Sparkling racing conditions on the Bay of Palma off Puerto Portals are being matched by a sparkling performance from the American Terry Hutchinson aboard the TP52 Quantum in the fourth of six regattas in the Audi MedCup series. The man from Annapolis notched up a second and first yesterday to stretch his lead to 14 points in this Breitling regatta with just one race scheduled for today.
It will take a mathematical miracle and some spectacularly bad sailing on Quantum's part to stop them consolidating not just their overall lead after the 35 races so far, which stood at 30 points last night, but their psychological dominance with just two more grands prix to go, first in Cartagena, Spain, and, finally, in Portimao, Portugal, in mid-September.
Sliding down the table was the boat which set the pace at Alicante in May, Peter de Ridder's Mean Machine and the King of Spain's Bribon, with New Zealand America's Cup skipper Dean Barker at the helm, also seems to have lost its way. Hutchinson was tactician to Barker in last year's America's Cup mtach aginst Switzerland's Alinghi in Valnecia.
Profiting most from this has been Alberto Roemmers' Matador. The Argentinian, with British navigator Steve Hayles and sail trimmer Simon Fry, is still fifth overall but second in this regatta. The consistent Swedish yacht Artemis, with John Kostecki as tactician, is second overall and Bribon, living on past glories, third.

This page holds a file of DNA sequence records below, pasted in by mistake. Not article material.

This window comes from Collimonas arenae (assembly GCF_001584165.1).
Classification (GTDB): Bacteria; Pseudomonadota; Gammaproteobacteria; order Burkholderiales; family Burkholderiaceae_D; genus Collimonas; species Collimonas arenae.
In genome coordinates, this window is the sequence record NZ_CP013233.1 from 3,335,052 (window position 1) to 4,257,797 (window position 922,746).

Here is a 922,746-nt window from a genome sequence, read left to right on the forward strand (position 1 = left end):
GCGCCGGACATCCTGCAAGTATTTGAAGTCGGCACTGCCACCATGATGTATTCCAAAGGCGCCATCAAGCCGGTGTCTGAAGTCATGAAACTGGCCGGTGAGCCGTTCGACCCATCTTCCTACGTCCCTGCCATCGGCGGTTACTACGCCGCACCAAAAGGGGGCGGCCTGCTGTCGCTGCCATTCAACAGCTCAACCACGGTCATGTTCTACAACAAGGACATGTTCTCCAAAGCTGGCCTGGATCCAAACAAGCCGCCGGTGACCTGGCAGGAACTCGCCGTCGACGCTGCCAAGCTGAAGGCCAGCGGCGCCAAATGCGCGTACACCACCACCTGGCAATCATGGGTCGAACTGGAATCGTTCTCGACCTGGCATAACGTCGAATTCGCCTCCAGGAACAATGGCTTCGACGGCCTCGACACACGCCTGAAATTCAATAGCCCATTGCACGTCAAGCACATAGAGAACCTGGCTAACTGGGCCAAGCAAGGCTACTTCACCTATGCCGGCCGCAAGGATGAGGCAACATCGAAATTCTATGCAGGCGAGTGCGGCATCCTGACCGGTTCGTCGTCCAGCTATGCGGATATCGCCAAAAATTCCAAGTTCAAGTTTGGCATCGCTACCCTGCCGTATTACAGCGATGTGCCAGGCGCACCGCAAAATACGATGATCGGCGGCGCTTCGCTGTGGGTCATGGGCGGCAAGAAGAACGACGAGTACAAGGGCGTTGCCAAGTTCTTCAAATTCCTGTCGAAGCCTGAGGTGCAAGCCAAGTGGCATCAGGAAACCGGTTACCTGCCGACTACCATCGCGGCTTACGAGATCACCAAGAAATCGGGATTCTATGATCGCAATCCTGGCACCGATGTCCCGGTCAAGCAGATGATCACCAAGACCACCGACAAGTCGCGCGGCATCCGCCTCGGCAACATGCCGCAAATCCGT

How much more is there to come from the Quantum boat and crew that, even when it was finding its stride, moved to the top of the table at the halfway point in Cagliari earlier this month? "I think we can squeeze another 15 to 20 per cent.," said Hutchinson. "We have to work on the details. All the little things add jup and we learn something every day. But, as a team, we have to get better."
He was less positive about a meeting last night to discuss the future ofthe class with Britain's John Cook, owner of Cristabella, in the presidential chair. As so often, the fundamental bogey is spiralling budgets, as well as trying to fix a maximum weight for the keel bulb. But trying to limit the number of sails allowed - not something which would, as a sailmaker, appeal to Quantum - looked set for lively debate.
Keeping costs under control has always been a problem in yacht racing, especially at the professional end. After all it was over 70 years ago that Harold 'Mike' Vanderbilt observed: "If you have to ask the price, you probably can't afford it."Reuse content